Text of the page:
How Many Hours Do You Actually Work?

results depend upon equal quality of productivity

You know the drill…

You collapse in to bed at the end of the day wondering where the day went. You’re exhausted because you really put a shift in today.

Or did you?

It's not that you've been lazy or that you didn't show up. You're there every day without fail, putting in the hours.

So why does your work seem to take so long  to do?

Could it be that you work less than you think you do?


Productivity - what you actually produce - is not the same thing as hours put in.

How many hours do you actually work in a day?

This is well worth working out because, with a bit of self analysis, you’ll probably notice that you waste significant chunks of the day.  if we’re all honest with ourselves, most people do it. Even people who run time management websites aren’t immune!

Is this even a problem?

Well, it depends whether or not your time is important to you.

And, when you do work, whether or not you're doing the highest value things.

If you’ve got a reason not to waste time, you’ll want to get your work done quicker so you can (a) do more, or (b) leave earlier (or at least on time).

For both you need roles or goals that matter enough to you.

An example

In my day job I usually arrive at 8.15 and leave at 4.15, your standard 8 hour day.

Of that, 5 hours are usually accounted for, leaving me 3 to use as I choose.

These are the crucial hours, the ones that affect everything. 

Sure, if I didn’t have reasons to go home at 4.15 I could extend them. But roles (family) and goals (whatever I want to do during the evening) give me good enough reasons to leave on time. And that caps my hours which forces me to look for ways to work more efficiently.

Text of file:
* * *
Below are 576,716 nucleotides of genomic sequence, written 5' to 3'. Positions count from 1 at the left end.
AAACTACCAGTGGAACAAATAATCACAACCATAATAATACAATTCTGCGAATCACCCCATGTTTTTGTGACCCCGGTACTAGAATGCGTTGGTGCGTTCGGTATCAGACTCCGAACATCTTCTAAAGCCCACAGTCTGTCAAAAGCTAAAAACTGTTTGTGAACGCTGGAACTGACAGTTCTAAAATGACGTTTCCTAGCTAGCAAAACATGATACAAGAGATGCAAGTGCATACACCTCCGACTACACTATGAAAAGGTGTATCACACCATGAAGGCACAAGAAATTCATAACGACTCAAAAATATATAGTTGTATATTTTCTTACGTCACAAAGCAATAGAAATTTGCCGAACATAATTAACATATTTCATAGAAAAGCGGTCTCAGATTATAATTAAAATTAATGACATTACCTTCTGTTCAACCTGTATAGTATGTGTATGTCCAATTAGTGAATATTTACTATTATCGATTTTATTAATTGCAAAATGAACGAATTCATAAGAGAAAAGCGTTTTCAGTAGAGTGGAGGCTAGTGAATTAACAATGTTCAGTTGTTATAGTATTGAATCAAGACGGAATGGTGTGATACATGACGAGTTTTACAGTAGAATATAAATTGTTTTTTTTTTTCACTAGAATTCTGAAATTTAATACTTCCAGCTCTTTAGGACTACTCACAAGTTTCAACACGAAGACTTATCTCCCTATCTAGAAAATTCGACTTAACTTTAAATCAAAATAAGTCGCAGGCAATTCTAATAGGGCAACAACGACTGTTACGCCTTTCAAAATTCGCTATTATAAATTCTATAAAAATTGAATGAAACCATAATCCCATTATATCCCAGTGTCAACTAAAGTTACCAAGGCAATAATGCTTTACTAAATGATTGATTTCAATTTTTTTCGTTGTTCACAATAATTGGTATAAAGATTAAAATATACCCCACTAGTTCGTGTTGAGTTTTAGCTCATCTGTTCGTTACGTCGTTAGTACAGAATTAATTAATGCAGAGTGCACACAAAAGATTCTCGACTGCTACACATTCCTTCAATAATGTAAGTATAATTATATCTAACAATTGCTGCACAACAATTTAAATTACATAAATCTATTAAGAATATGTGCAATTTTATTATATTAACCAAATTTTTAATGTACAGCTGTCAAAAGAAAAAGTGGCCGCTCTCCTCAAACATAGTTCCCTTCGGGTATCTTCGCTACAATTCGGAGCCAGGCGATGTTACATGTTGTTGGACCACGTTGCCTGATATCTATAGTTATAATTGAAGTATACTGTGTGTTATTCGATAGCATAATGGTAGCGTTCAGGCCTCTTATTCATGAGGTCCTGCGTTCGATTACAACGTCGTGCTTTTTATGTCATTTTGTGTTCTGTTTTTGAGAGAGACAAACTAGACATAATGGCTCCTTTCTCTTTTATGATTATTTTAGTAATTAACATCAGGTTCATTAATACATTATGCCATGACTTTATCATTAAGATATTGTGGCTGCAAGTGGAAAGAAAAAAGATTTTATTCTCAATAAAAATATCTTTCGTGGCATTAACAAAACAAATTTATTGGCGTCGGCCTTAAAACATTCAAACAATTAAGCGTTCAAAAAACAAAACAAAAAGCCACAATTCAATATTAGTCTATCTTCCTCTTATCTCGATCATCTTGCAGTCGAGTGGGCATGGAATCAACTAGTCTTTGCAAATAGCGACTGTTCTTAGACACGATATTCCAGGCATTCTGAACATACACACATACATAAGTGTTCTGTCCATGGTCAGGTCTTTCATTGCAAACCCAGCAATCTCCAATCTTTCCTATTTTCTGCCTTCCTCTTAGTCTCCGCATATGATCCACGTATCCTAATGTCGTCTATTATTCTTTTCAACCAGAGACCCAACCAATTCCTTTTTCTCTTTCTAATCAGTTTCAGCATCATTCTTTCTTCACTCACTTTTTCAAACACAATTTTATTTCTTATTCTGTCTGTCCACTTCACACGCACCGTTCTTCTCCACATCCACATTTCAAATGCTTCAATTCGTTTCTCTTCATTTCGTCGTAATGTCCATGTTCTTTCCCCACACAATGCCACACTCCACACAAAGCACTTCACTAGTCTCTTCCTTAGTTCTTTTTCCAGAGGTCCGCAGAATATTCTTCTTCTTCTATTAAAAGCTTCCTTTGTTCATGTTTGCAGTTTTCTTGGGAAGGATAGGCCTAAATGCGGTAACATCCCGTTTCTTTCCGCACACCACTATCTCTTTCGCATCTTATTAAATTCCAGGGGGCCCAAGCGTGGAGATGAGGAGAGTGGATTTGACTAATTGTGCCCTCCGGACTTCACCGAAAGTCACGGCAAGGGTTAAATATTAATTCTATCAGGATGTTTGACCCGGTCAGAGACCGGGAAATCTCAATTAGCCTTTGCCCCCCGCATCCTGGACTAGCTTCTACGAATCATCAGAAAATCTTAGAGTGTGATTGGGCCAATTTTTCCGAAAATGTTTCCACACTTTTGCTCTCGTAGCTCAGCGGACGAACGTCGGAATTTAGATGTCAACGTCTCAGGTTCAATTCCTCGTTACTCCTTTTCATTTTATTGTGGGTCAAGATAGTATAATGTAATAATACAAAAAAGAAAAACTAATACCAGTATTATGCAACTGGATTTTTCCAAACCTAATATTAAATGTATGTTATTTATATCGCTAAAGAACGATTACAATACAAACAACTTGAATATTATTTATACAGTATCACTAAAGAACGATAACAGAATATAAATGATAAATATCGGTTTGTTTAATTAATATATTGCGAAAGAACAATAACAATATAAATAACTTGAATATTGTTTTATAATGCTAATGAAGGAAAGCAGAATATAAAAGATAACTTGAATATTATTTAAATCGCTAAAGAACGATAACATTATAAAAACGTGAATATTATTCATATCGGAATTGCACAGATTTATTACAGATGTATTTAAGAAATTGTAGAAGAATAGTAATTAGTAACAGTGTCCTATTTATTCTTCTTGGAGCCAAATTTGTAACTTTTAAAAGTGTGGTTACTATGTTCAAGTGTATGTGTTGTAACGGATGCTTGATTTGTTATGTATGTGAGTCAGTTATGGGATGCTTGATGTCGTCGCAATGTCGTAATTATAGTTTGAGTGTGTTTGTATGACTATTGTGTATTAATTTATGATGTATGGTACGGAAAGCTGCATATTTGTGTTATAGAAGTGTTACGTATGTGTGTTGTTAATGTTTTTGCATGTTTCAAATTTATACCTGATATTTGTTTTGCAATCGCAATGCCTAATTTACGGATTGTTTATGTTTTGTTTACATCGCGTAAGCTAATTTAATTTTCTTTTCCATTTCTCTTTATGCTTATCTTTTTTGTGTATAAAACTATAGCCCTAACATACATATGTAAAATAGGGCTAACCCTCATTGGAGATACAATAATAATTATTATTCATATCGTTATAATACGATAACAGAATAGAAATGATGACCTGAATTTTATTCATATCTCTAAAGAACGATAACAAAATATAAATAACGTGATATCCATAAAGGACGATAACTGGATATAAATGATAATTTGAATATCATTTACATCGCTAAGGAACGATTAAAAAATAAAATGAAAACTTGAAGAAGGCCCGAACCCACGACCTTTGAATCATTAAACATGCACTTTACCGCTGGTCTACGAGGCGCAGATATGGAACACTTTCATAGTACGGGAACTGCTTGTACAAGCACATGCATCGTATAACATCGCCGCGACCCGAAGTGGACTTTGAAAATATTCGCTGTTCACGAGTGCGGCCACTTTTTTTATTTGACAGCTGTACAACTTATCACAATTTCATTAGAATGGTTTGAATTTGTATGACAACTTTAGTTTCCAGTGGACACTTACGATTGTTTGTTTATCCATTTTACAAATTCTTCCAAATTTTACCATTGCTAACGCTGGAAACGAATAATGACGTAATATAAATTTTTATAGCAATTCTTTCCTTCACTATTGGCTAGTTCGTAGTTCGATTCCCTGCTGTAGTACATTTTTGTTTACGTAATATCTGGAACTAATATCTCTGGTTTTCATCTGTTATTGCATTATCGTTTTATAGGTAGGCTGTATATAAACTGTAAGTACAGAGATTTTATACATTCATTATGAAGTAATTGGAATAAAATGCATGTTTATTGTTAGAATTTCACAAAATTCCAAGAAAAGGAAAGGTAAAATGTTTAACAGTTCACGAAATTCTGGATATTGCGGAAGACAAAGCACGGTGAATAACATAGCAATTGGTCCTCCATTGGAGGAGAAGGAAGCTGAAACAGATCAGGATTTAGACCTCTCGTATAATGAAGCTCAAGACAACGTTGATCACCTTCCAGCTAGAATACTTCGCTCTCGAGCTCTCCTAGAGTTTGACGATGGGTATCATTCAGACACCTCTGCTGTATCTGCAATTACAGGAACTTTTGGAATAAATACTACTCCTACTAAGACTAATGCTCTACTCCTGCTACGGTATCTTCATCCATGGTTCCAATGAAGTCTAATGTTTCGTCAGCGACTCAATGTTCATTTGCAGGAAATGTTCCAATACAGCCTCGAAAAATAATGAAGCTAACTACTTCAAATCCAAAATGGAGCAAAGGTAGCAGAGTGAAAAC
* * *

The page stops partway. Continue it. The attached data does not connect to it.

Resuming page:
My reward? I get to go home earlier.

Of course the reward is different for all of us -- you may want to produce more for other reasons.

Assuming you do, who or what stops you from working?

Once you know what gets in the way you can do something about it.

Here are seven ideas to try:

1. Keep a time log

Quite hard to do and not always accurate but a really insightful way to find out how many hours (or minutes) you actually work during the course of a day.

Even if you only manage to get a rough estimate you'll still find out where your time sink holes are.

2. Work to your list

If it’s on your daily list you know it matters. Aim to block off some time each day to get your list done in one go.

The momentum of doing this is often what makes sure it all gets done.

3. Time box

Set a timer for a length of time that suits you and work exclusively on whatever it is you want. This is really effective for getting started on work that tends to take hours rather than minutes.

4. Carve out quiet times

When can you work undisturbed? Time box times like this to improve your productivity.  In this age of constant connectivity when and where could you do this?

Use this time to get your 'big rocks' out of the way for the day.

5. Work offline

Do you dare? Unplug and cut out all those distractions. You’ll be surprised at just how much creative work you can produce.

It may take a bit of planning and forethought. but it could be some of the most productive time you spend today.

6. Tame your inbox

Check email at scheduled times and turn that pinger thingy off!

7. Manage meetings

Do everything in your power to improve the quality and reduce the quantity of meetings you have to attend.

Hours put in mean nothing. They do nothing more than feed the illusion that things are getting done.

Your productivity and the quality of it is what determines the results you get.

Reduce the gap between the hours you work and the work you actually produce and free yourself up to pursue more of whatever you want.

Do you need to get a better balance in your life?

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